JOHNS CREEK, Ga. — Johns Creek has set its Veterans Day celebration for Nov. 16 with plans to unveil the first stage of the Wall That Heals installation.
Rather than on Veterans Day, Nov. 11, Johns Creek has opted to hold its observance the following Saturday from 10 to 11:30 a.m. at the Johns Creek Veterans Memorial Walk, inside Newtown Park.
“Johns Creek through the Veterans Association has, I think — and I got a big personal tie to this — the best veterans memorial of any city in the state of Georgia that I’ve seen,” Councilman Steve Broadbent, a Navy veteran himself, said at a recent council meeting. “It has individual plazas starting with World War I through the current war in Afghanistan, with special plazas for POW/MIAs (Prisoners of War and Missing in Action) and women in service.”
Last year’s Veterans Day event included speeches from elected officials and local veterans and a musical performance by children from Mount Pisgah Christian School.
This year the event will be the public debut for the “Wall That Heals,” a 250-foot replica of the National Vietnam Veterans Memorial in Washington, D.C.
Johns Creek Veterans Association, Johns Creek Chamber of Commerce and Leadership Johns Creek helped fundraise for the project.
Like the original monument in Washington, the memorial is a black chevron with the names of more than 58,000 names of U.S. service men and women who lost their lives or were missing in action in Vietnam.
Since the Vietnam Veterans Memorial Fund began the “Wall That Heals” project in 1996, the monument has toured nearly 600 communities, including Johns Creek in spring 2017. Every few years, the organization retires a monument and replaces it with a new replica for tours.
In May 2018, the city announced it would become the permanent home of the recently retired replica.
“I want to thank the city and others for bringing this thing back and installing it so veterans can come to the wall and start the healing process,” said Roger Wise, a member of the Johns Creek Veterans Association who will be inducted into the Georgia Military Veterans Hall of Fame in November.
In the initial bid, the city promised $80,000 to the installation of the wall made possible by the Johns Creek Convention and Visitors Bureau and through a donation by local residents John and Cori Davenport.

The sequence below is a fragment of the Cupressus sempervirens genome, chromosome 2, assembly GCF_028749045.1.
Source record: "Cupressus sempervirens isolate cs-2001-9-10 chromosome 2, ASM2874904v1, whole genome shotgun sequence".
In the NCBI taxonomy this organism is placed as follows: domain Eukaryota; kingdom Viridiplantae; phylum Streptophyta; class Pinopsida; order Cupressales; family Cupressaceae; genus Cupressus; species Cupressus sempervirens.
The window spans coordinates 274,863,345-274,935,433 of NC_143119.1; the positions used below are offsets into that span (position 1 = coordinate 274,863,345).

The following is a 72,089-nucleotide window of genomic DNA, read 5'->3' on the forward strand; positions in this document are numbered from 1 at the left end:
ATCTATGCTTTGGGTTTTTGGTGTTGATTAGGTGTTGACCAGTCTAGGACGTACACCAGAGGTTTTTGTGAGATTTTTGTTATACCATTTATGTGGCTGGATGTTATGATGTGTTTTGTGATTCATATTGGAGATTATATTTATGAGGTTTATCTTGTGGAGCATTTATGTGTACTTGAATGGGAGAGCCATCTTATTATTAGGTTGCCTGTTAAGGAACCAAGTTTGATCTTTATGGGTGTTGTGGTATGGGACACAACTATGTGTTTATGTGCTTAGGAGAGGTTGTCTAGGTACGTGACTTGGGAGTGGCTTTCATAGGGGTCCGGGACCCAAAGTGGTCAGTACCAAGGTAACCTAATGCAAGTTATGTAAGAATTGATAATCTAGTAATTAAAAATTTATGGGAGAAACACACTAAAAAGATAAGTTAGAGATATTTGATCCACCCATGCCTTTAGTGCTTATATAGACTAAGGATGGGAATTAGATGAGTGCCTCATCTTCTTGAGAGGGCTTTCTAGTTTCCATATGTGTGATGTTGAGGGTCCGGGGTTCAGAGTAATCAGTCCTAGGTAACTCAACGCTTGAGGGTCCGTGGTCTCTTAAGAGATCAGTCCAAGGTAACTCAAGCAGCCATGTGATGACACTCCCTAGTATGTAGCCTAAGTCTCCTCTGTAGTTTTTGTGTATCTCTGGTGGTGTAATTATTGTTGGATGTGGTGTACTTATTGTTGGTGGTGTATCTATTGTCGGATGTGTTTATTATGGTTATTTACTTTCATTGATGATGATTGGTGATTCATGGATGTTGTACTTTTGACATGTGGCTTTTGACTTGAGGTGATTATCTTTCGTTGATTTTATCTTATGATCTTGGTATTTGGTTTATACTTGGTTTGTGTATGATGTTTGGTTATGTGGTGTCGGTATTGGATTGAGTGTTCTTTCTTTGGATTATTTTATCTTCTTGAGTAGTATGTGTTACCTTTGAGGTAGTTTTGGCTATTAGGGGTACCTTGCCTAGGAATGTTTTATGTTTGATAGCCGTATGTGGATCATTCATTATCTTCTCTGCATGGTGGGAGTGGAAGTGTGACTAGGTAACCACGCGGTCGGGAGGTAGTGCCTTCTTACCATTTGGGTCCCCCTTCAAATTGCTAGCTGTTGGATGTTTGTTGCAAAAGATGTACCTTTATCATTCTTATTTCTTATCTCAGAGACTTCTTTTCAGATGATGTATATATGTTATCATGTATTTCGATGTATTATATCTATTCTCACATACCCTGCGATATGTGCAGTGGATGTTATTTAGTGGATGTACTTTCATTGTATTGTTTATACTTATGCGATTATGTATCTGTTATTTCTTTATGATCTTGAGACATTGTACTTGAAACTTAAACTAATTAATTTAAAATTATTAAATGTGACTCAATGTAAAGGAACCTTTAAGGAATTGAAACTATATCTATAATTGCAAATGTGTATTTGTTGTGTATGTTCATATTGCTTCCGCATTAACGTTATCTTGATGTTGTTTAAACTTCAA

Over the past year, the Johns Creek Veterans Association, Johns Creek Chamber of Commerce and Leadership Johns Creek have worked to raise money for the installation, lighting and landscaping for the wall.
The city recently accepted three large corporate donations.
Sawnee Electric Membership Corporation granted the city $10,000 through its Operation Round Up project. With this program, Sawnee EMC members can voluntarily have their electric bill rounded up to the nearest dollar. The change then goes to local nonprofits.
The city also accepted $10,000 from the Wells Fargo Foundation, which also works to secure housing for veterans who are homeless or at risk of becoming homeless, and from Jacob’s Engineering, which oversees the city’s Public Works and Parks and Recreation departments.
“On behalf of Jacob’s Engineering, we are so happy and so excited to continue the partnership we currently have with the city,” Public Works Director Lynette Baker said. “This one is very special in my heart. We have some great staff who are both veterans and excited to be project managing and getting this project actually built.”
The city also accepted a donation from Marjorie Greene, owner of Taylor Commercial, for all of the concrete needed for the project.
“They graciously agreed that they would fund all of the concrete that’s going to be used for the Wall That Heals,” Councilman John Bradberry, a Marine veteran, said. “[Saying] the concrete doesn’t really do it justice. It’s about $18,000, so this is really going to push us to where we need to be to make this happen.”
Greene, who is running in the Republican primary for the 6th U.S. Congressional District, said the donation was in honor of her father, a Vietnam veteran, and her husband, who served in the Navy.
“I’m honored to present this check to the Johns Creek Veterans Association and the City of Johns Creek, and I’m very grateful that we have such an incredible community that is able to have the Wall That Heals right here at Newtown Park,” she said.
Veterans Association officials say the new monument will live up to its name and help veterans heal, while also honoring a group that was once neglected.
“One of the reasons I and many other people feel so strongly about honoring our Vietnam veterans is that they were truly the forgotten veterans in the ’60s and ’70s,” Broadbent said. “It took our nation a couple of decades after the conclusion of the Vietnam War to recognize this important group of veterans.”